PARP inhibitors have proven to be an important drug in the management of metastatic breast cancer but only for a specific group of women, for women who have so-called BRCA1 or BRCA2 mutations. Those are rare, they account for probably no more than 5% of all cases of advanced breast cancer, but in such women these are clearly effective drugs and they are both more effective than routine chemotherapy and they are less noxious, they are less toxic than routine chemotherapy. So that means two things. One is that it’s important to use these drugs in women with metastatic BRCA-associated breast cancer but also it’s important to test all women who have metastatic breast cancer to make sure we know whether or not they harbour a deleterious BRCA1 or 2 mutation.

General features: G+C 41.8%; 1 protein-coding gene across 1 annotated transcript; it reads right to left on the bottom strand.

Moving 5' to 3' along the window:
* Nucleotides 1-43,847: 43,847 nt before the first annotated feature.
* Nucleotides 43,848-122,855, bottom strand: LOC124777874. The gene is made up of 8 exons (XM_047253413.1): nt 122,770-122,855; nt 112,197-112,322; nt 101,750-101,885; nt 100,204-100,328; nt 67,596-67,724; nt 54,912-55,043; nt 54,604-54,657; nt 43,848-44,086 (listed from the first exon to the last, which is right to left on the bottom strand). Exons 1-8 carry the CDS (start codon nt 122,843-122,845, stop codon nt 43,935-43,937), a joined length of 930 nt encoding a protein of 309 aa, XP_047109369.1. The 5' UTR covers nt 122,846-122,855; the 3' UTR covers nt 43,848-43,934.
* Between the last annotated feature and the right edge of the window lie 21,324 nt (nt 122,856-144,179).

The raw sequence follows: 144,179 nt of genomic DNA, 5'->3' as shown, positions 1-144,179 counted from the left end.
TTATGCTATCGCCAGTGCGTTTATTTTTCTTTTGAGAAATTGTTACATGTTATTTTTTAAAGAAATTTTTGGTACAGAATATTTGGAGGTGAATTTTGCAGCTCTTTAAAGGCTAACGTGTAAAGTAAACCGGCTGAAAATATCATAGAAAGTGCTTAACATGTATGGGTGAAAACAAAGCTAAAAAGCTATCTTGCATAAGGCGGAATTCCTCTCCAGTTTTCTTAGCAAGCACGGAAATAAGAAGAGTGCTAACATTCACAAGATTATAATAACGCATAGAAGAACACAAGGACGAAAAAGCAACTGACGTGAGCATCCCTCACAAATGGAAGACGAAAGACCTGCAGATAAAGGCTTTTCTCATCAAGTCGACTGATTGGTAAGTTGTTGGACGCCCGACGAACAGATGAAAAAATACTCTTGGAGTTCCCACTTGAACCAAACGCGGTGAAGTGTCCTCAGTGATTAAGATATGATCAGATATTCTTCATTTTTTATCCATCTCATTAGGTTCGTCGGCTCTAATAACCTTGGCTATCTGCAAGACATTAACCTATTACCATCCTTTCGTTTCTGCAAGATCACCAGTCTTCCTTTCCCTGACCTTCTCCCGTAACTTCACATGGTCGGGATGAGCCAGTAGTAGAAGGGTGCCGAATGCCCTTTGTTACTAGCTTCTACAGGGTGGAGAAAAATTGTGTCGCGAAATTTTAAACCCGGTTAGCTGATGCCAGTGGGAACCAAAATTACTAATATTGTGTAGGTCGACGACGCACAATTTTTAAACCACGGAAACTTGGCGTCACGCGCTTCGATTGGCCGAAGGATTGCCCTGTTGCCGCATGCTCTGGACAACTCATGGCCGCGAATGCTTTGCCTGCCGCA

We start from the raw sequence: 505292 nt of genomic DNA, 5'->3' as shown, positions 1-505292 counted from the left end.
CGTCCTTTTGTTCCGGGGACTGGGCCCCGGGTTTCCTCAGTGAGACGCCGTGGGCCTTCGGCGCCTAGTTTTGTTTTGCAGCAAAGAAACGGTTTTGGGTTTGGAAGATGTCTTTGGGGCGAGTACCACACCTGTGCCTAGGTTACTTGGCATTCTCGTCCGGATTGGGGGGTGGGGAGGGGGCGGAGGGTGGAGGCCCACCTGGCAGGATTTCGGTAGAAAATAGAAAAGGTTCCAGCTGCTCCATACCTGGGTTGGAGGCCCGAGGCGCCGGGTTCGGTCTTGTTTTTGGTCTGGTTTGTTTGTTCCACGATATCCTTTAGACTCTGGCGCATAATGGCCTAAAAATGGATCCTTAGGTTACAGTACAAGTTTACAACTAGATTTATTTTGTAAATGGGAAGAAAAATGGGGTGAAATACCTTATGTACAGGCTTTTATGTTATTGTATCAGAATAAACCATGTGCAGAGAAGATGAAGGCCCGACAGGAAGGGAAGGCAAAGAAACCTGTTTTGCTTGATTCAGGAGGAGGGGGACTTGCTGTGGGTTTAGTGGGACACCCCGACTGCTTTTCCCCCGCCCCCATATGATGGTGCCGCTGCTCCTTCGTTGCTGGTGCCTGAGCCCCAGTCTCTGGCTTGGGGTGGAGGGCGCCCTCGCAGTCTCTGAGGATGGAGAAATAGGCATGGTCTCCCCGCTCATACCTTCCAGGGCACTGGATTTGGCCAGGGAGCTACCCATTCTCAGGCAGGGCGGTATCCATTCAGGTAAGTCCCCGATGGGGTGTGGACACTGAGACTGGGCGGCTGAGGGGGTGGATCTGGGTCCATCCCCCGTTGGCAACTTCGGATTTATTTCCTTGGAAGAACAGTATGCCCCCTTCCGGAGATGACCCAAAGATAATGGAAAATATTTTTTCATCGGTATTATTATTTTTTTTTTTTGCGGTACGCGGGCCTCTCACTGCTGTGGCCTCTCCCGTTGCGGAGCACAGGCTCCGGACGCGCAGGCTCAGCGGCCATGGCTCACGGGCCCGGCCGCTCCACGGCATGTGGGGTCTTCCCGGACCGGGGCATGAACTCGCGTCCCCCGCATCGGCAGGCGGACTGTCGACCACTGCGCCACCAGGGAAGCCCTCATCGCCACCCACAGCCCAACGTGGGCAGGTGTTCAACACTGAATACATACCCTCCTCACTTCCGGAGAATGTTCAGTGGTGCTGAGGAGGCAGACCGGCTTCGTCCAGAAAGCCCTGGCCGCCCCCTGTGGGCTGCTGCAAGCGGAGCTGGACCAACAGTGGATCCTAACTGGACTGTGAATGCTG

This class of drugs, these PARP inhibitors, are finding more roles in other tumour types as well. As I’m sure your audience will hear, at the plenary session tomorrow there’s going to be a report on the use of PARP inhibitors to treat the 6% of pancreatic cancers that are BRCA1 or BRCA2 mutated also. So this looks like a class of drugs that is going to work in a lot of hereditary cancer types.